by Michael Puttré
Aug. 1, 2003
The main question about the French Army's Horizon helicopter is: What's it for?
Some background. The Horizon - Helicopter Observation and Radar Investigation of Zone - was developed during the
Cold War as a sensor for assisting artillery in identifying vehicle targets to engage. The platform is a Eurocopter AS 532UL
Cougar helicopter. Four of these aircraft plus two ground stations are organized as the Horizon Squadron, which is attached
to the 1st Combat Helicopter Regiment based in Phalsbourg, Lorraine.
The operative sensor is the Thales (Paris, France) Target radar, which is a J-band multimode radar, with its primary
mode being a moving-target indicator (MTI). Its range is described as about 100 miles at a resolution of 10 meters and a target
velocity between about 5-170 mph. A combination of mechanical and electronic scanning enables it to cover nearly 8,000 square
miles in 10 seconds. The French Army officers and specialists of the Horizon Squadron described it with pride as the "best
[MTI] radar in NATO" with respect to its resolution and reliability.
The radar's purpose is to detect moving vehicles, and it can classify targets as tracked vehicles, wheeled vehicles,
low-flying helicopters, or boats. The helicopter hovers at an altitude between 8,000-15,000 ft. while it performs this mission.
The crew of four includes two pilots, a flight engineer, and radar operator. The system has a Thales Agatha microwave datalink
that connects to a dedicated ground station, which is mounted in a truck. The ground station, in turn, would be in communication
with the appropriate command echelon. Currently, the ground station is in communication with the theater's Joint Operations
Center, although it could be delegated to lower headquarters on an as-needed basis. The French describe their decision cycle
as sensor-to-commander-to-shooter, saying that they are willing to tolerate a delay in order to verify targets. "An experienced
officer in the ground station passes information along with comment [his emphasis] to the JOC," said one Horizon Squadron
This process is not necessarily cumbersome. During Operation Strong Resolve, a NATO exercise in Norway the first
two weeks of March 2002, the Horizon Squadron deployed two helicopters and two ground stations with the goal of assisting
in the destruction of an enemy force. That force was considered destroyed within three minutes of its detection.
Which brings us back to the original question. Over time, budget constraints and the requirements of the French Army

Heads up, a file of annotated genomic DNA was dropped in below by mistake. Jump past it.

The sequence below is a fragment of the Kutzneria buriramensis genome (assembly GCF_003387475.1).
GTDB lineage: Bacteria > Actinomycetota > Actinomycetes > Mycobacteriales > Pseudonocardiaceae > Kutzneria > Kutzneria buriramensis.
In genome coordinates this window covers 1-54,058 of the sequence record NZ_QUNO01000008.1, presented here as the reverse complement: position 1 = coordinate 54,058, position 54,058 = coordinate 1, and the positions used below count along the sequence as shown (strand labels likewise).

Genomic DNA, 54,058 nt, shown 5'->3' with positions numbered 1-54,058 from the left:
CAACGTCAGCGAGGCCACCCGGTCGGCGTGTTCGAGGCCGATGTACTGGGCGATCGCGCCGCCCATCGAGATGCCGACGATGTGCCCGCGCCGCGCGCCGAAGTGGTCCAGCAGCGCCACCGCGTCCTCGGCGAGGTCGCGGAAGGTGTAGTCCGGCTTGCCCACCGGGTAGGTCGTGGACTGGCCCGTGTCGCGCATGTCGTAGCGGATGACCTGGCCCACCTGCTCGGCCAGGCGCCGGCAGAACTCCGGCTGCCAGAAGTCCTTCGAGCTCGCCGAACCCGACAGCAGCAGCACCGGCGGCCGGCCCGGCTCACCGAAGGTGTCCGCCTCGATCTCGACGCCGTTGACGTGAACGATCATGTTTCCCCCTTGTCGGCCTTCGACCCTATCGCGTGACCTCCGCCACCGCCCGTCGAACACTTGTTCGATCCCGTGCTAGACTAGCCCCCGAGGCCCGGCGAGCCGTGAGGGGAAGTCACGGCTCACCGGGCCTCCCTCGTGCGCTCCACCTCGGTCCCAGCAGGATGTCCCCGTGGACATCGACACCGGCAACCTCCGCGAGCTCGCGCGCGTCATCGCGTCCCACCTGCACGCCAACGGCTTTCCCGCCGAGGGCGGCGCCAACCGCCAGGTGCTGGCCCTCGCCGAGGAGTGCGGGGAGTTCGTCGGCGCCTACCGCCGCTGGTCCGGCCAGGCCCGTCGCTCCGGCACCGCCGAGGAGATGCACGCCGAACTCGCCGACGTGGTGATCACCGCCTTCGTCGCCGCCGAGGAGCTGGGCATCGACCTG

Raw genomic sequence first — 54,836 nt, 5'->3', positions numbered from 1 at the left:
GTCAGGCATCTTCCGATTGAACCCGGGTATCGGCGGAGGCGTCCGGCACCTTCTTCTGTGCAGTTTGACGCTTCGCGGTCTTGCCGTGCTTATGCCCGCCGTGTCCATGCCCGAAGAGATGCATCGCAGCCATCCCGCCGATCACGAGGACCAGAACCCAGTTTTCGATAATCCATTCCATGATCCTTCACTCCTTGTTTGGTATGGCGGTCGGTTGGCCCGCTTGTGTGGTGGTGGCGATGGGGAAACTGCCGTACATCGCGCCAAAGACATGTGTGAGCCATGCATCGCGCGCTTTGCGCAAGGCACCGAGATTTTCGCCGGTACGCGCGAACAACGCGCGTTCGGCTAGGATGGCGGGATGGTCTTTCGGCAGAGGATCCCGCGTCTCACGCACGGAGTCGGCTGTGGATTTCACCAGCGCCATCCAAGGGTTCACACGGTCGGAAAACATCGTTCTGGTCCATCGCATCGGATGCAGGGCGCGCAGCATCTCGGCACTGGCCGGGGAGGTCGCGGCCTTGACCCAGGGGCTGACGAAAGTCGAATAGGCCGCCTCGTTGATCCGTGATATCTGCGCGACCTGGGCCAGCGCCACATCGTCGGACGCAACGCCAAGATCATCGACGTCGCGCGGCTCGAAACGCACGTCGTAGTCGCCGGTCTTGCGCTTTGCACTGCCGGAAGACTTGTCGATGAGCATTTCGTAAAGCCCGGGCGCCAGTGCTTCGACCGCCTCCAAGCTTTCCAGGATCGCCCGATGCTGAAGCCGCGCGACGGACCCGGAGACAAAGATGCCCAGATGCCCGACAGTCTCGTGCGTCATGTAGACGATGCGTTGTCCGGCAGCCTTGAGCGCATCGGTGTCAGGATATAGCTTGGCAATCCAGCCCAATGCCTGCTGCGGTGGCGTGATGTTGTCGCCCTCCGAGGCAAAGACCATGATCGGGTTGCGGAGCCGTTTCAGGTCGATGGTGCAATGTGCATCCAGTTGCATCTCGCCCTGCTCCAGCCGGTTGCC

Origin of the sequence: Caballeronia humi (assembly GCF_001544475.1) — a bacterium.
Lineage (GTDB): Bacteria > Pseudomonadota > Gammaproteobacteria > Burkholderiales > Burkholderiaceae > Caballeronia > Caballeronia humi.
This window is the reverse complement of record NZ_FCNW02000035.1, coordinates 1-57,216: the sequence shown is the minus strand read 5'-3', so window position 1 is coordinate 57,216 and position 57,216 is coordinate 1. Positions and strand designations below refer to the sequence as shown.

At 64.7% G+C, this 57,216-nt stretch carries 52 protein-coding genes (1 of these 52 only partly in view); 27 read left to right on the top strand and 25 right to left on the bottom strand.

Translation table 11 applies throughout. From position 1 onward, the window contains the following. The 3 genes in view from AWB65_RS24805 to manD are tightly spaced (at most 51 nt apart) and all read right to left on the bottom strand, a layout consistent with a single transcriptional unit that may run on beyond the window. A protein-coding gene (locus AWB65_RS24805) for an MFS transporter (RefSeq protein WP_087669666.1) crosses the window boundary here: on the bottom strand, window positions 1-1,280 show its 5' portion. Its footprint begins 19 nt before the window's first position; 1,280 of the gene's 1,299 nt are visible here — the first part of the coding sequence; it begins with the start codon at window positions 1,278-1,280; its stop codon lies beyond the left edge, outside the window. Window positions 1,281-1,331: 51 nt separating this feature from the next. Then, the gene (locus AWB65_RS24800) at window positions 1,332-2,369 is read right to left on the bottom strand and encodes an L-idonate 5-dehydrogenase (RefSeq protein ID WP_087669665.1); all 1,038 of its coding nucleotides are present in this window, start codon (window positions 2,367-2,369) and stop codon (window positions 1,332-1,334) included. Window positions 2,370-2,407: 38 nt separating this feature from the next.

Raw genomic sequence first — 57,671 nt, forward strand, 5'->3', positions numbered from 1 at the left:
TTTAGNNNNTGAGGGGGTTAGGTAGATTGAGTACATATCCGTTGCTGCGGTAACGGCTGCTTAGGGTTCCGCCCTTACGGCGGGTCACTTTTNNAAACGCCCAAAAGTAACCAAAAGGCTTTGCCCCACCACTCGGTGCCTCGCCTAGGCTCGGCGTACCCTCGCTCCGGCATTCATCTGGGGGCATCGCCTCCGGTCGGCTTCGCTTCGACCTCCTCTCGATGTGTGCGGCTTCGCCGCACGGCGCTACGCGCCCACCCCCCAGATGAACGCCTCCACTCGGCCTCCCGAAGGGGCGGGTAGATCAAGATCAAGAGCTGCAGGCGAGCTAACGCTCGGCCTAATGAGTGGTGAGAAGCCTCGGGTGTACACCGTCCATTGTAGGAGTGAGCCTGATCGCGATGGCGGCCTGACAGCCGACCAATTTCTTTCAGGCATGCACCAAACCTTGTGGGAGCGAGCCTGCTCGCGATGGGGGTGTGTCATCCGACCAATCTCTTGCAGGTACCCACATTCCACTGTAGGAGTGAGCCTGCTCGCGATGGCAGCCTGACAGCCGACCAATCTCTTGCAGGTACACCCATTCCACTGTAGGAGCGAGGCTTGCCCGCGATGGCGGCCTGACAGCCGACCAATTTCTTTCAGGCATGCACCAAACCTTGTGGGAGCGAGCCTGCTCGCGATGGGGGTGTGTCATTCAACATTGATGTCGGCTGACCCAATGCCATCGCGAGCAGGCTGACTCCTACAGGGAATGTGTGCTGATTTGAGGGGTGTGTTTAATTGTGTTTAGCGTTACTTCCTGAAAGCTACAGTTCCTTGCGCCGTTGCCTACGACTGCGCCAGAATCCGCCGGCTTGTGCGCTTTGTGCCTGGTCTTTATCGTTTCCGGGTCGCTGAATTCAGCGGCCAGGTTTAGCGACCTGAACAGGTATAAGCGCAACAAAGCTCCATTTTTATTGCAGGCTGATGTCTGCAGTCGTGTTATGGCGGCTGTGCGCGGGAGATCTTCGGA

have moved the Horizon into a role described as a theater asset. This says more about the scarcity of the systems than about
its stature in a theater of operations. Due to the weight of the radar, the Cougar is not able to take off with a full load
of fuel, so its endurance is limited to three hours, including transit. Operationally, a given helicopter would be tasked
with monitoring a tightly defined area - a crossroads, valley, or landing beach - where enemy activity is expected. The squadron's
aircraft would provide coverage of the sector in relays. A single Horizon Squadron - and there is only one - is not capable
of theater-wide coverage, as is a US E-8C J-STARS aircraft. While the Horizon might have a more accurate MTI, the J-STARS
can cover more ground. Is there a way for the two to work together?
In fact, Horizon officers consider it essential that their helicopter's MTI be combined with other sensors, including
J-STARS. The J-STARS detects a possible enemy convoy at long range, and it tasks Horizon to move in for a closer look. Horizon,
in turn, might cue other intelligence, surveillance, and reconnaissance (ISR) assets, such as unmanned aerial vehicles (UAVs).
This sort of multi-sensor approach to ISR, called "cross-cueing," is certainly the future of the electronic battlespace. When
the Horizon Squadron deployed to Skopje, Macedonia, in support of NATO operations in Kosovo, it acted in concert with other
But realistically, four helicopters and two ground stations are not sufficient to embark on a sustained campaign.
No theater commander is going to build a plan based on such scant resources. While he might be able to incorporate the Horizon
Squadron into his plan, the risk of a mechanical failure, combat loss, or other event taking even one helicopter out of action